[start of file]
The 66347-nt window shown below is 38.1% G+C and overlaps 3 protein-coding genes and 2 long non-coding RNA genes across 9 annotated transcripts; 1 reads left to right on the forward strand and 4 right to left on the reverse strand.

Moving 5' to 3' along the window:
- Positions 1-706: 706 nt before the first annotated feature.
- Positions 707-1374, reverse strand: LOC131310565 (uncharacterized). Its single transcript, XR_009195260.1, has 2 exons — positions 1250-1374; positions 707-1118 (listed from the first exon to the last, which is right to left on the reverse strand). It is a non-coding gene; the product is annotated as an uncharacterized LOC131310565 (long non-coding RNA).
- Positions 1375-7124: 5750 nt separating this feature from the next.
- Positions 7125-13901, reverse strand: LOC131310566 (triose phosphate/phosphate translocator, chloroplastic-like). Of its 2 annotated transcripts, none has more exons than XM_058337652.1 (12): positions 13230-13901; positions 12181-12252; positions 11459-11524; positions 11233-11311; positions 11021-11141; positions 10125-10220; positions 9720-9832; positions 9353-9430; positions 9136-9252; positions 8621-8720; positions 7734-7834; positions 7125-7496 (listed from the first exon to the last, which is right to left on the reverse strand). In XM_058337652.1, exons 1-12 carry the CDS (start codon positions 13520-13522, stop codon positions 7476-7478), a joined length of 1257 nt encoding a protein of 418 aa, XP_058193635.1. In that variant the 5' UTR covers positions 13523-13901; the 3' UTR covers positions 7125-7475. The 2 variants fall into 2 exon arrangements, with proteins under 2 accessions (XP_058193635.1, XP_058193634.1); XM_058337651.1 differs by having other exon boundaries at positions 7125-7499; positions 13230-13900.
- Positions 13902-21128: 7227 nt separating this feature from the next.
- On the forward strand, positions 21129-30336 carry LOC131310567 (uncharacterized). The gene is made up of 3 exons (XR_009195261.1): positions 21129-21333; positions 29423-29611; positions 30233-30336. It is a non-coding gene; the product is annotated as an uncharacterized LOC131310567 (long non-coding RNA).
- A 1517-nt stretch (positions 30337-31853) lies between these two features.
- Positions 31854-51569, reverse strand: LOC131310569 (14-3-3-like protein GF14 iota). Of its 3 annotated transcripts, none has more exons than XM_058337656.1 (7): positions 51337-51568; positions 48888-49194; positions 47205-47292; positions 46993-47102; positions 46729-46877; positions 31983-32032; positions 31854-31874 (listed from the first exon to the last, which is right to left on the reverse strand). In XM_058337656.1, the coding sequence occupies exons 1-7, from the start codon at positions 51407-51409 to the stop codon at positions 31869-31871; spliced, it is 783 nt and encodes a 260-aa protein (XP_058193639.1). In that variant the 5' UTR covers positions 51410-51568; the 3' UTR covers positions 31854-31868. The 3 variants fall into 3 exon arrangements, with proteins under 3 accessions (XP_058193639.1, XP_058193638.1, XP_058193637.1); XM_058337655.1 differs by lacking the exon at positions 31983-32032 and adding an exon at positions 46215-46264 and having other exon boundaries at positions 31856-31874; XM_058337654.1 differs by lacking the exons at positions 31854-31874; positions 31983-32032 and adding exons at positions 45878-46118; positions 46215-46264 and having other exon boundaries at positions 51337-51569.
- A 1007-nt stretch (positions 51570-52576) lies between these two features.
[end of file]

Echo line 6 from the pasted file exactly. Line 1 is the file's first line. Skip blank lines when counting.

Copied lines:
- Positions 7125-13901, reverse strand: LOC131310566 (triose phosphate/phosphate translocator, chloroplastic-like). Of its 2 annotated transcripts, none has more exons than XM_058337652.1 (12): positions 13230-13901; positions 12181-12252; positions 11459-11524; positions 11233-11311; positions 11021-11141; positions 10125-10220; positions 9720-9832; positions 9353-9430; positions 9136-9252; positions 8621-8720; positions 7734-7834; positions 7125-7496 (listed from the first exon to the last, which is right to left on the reverse strand). In XM_058337652.1, exons 1-12 carry the CDS (start codon positions 13520-13522, stop codon positions 7476-7478), a joined length of 1257 nt encoding a protein of 418 aa, XP_058193635.1. In that variant the 5' UTR covers positions 13523-13901; the 3' UTR covers positions 7125-7475. The 2 variants fall into 2 exon arrangements, with proteins under 2 accessions (XP_058193635.1, XP_058193634.1); XM_058337651.1 differs by having other exon boundaries at positions 7125-7499; positions 13230-13900.